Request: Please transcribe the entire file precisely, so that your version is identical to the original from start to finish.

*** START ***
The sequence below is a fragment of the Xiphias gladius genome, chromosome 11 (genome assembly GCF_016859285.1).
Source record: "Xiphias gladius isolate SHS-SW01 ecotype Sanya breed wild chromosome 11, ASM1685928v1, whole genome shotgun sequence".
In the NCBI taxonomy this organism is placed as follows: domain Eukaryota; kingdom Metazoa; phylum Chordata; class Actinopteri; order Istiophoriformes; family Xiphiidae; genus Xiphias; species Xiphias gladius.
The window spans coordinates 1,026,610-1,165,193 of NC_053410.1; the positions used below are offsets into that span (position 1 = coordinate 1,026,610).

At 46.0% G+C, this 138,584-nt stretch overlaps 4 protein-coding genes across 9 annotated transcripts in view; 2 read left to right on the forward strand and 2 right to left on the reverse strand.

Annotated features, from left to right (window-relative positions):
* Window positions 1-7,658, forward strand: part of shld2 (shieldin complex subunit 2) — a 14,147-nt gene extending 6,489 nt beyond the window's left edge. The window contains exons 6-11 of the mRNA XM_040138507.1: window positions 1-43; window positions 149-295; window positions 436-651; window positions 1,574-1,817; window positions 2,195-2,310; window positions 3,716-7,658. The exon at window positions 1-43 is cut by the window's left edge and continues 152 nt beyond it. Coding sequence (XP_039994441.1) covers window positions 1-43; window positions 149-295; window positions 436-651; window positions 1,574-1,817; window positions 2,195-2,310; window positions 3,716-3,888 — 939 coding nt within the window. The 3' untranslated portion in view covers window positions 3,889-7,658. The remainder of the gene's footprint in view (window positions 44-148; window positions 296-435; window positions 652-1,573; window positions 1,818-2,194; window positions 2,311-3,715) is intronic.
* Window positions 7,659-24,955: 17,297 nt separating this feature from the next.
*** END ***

The sequence below is a fragment of the Xiphias gladius genome, chromosome 11 (genome assembly GCF_016859285.1).
Source record: "Xiphias gladius isolate SHS-SW01 ecotype Sanya breed wild chromosome 11, ASM1685928v1, whole genome shotgun sequence".
In the NCBI taxonomy this organism is placed as follows: domain Eukaryota; kingdom Metazoa; phylum Chordata; class Actinopteri; order Istiophoriformes; family Xiphiidae; genus Xiphias; species Xiphias gladius.
The window spans coordinates 1,026,610-1,165,193 of NC_053410.1; the positions used below are offsets into that span (position 1 = coordinate 1,026,610).

At 46.0% G+C, this 138,584-nt stretch overlaps 4 protein-coding genes across 9 annotated transcripts in view; 2 read left to right on the forward strand and 2 right to left on the reverse strand.

Annotated features, from left to right (window-relative positions):
* Window positions 1-7,658, forward strand: part of shld2 (shieldin complex subunit 2) — a 14,147-nt gene extending 6,489 nt beyond the window's left edge. The window contains exons 6-11 of the mRNA XM_040138507.1: window positions 1-43; window positions 149-295; window positions 436-651; window positions 1,574-1,817; window positions 2,195-2,310; window positions 3,716-7,658. The exon at window positions 1-43 is cut by the window's left edge and continues 152 nt beyond it. Coding sequence (XP_039994441.1) covers window positions 1-43; window positions 149-295; window positions 436-651; window positions 1,574-1,817; window positions 2,195-2,310; window positions 3,716-3,888 — 939 coding nt within the window. The 3' untranslated portion in view covers window positions 3,889-7,658. The remainder of the gene's footprint in view (window positions 44-148; window positions 296-435; window positions 652-1,573; window positions 1,818-2,194; window positions 2,311-3,715) is intronic.
* Window positions 7,659-24,955: 17,297 nt separating this feature from the next.